Food and Drink 

Gung hay fat choy, near and far

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Are Steve Jiu and I the only ones left on the planet who love to celebrate every holiday and culturally significant day known to humankind?

By the time you read this, I will have picked the bits of haggis from me teeth after a wee bit o’ fun at Robbie Burns night, having only just put away the last of the New Year’s party horns. Our outdoor Christmas lights are still up – and on – because they make these long dark nights a little brighter. (Promise I’ll turn them off before Easter.)

Now I sit wide-eyed in anticipation of the big noisy parade down Pender and Keefer streets in Vancouver to celebrate Chinese New Year, this the Year of the Dog, followed by a feast of won ton and noodles and barbecued duck at a Chinese restaurant somewhere.

I caught up with Steve after he penned a letter to the editor in the Jan. 12 Pique enlightening people about Chinese New Year. Its subtle subtext: wouldn’t it be great if Whistler got on the Chinese New Year bandwagon big-time.

Steve is better known as the multi-tasking, multi-disc-spinning DJ Kato – well, not anymore; he just changed his name to DJ Jiu, – when he’s not running Farfalla Hair Salon or running for council. His bandwagon message pretty much encapsulates his inner impresario self, and comes across with a bang in person.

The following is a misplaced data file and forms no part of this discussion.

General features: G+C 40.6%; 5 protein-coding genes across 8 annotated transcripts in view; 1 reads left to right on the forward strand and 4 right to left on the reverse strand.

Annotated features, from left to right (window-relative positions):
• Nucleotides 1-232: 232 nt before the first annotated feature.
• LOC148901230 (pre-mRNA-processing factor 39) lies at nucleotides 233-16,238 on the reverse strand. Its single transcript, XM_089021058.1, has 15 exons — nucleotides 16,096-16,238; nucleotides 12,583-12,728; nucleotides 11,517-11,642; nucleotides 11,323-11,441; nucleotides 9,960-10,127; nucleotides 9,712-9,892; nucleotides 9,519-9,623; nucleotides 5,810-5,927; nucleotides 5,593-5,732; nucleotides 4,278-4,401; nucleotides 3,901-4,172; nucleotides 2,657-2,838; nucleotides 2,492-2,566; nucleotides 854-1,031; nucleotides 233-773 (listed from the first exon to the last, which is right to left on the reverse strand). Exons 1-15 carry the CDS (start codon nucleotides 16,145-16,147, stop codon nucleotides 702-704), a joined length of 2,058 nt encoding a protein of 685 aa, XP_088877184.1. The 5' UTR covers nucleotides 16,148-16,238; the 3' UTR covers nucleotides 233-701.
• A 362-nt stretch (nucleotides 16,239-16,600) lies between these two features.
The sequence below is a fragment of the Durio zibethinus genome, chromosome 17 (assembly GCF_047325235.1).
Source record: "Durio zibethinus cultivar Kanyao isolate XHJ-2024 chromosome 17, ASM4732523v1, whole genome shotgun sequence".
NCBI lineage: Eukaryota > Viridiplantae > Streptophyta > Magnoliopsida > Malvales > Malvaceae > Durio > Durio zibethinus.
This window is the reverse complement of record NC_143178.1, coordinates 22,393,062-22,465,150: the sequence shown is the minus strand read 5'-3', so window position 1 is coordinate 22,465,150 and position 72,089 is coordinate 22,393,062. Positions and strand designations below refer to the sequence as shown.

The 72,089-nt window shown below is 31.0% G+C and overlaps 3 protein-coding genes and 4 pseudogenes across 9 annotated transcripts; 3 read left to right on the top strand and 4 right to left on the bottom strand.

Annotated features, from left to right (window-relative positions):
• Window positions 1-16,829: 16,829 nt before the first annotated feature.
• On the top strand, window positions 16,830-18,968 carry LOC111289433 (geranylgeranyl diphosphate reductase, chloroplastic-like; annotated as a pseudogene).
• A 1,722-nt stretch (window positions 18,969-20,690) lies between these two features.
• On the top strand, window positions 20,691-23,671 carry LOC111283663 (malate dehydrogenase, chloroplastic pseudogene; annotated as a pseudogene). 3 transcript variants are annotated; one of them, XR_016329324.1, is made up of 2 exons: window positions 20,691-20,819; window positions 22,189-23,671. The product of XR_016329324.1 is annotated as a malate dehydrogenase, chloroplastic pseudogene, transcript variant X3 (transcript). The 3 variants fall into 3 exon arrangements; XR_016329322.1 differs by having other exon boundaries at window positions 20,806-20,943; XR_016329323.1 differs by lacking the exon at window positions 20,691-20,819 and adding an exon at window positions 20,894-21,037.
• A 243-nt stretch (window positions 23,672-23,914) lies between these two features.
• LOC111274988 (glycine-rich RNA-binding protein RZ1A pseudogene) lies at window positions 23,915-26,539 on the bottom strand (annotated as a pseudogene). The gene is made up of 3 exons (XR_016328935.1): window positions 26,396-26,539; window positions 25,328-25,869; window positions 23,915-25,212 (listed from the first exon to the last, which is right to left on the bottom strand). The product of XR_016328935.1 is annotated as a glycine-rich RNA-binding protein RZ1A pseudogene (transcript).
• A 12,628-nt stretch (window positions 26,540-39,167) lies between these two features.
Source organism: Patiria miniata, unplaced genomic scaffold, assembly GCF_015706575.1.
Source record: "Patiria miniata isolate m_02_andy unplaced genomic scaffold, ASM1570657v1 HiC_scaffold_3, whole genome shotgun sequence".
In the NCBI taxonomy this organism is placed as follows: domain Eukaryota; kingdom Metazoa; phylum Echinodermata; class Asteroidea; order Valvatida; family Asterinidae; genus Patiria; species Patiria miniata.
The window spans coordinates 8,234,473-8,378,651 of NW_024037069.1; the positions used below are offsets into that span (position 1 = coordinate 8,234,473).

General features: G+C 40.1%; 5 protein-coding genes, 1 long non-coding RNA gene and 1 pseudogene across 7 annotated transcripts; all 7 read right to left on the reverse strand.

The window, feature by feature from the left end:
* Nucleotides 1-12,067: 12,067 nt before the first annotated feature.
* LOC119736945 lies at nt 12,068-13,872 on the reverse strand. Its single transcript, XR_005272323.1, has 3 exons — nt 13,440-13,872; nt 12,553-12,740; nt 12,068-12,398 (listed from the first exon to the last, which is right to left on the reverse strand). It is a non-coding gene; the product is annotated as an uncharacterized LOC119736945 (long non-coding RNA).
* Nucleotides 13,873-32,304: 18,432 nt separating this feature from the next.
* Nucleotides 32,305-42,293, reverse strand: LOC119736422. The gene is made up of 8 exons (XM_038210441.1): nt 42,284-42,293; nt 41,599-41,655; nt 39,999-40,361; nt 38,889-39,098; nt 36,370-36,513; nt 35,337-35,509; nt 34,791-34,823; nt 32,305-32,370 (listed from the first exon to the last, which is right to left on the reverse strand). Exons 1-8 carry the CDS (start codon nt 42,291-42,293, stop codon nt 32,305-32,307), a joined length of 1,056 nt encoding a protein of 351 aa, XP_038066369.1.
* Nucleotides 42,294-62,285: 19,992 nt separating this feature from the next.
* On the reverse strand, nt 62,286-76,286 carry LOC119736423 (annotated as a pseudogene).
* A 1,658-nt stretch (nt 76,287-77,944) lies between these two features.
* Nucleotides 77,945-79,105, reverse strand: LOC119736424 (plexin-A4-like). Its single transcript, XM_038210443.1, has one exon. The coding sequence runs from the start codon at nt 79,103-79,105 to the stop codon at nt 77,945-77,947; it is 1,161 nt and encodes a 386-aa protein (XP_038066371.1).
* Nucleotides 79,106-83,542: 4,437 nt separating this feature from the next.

"Chinese New Year is so big in Vancouver, which is great, but in Whistler it’s non-existent – it’s a big divide.

"I don’t think people here see the economic benefit it could have," says Steve, who will be heading down to Vancouver to get his annual hit of Chinese New Year with family and friends.

On the 28th, the day before Chinese New Year, everyone will flock to his mom and dad’s house in Coquitlam to exchange gifts and enjoy all kinds of special foods. There’ll be a "steamboat", where you cook your own shrimp, scallops, pieces of meat and Asian veggies like bok choy in a bubbling broth. And barbecued pork, ginger beef, salted pork and chicken (the latter served with garlic sauce), fried rice and chow mein.

Chinese New year is a time to celebrate together, and to "sweep clean" by putting your physical and metaphorical house in order. Any grudges between you and a cousin? Steve says now’s the time to mend bridges and move forward with a clean slate.

Friends and relatives will drop by with gifts for each other — boxes of chocolates, bags of oranges or red packets of lucky money. They’ll read about and discuss the New Year and what it will bring. (This is the year of the red or fire dog, to be precise, and that adds a little extra energy and zip. But normally years of the dog bring out the loyalty and honesty in people and inspire confidence.)

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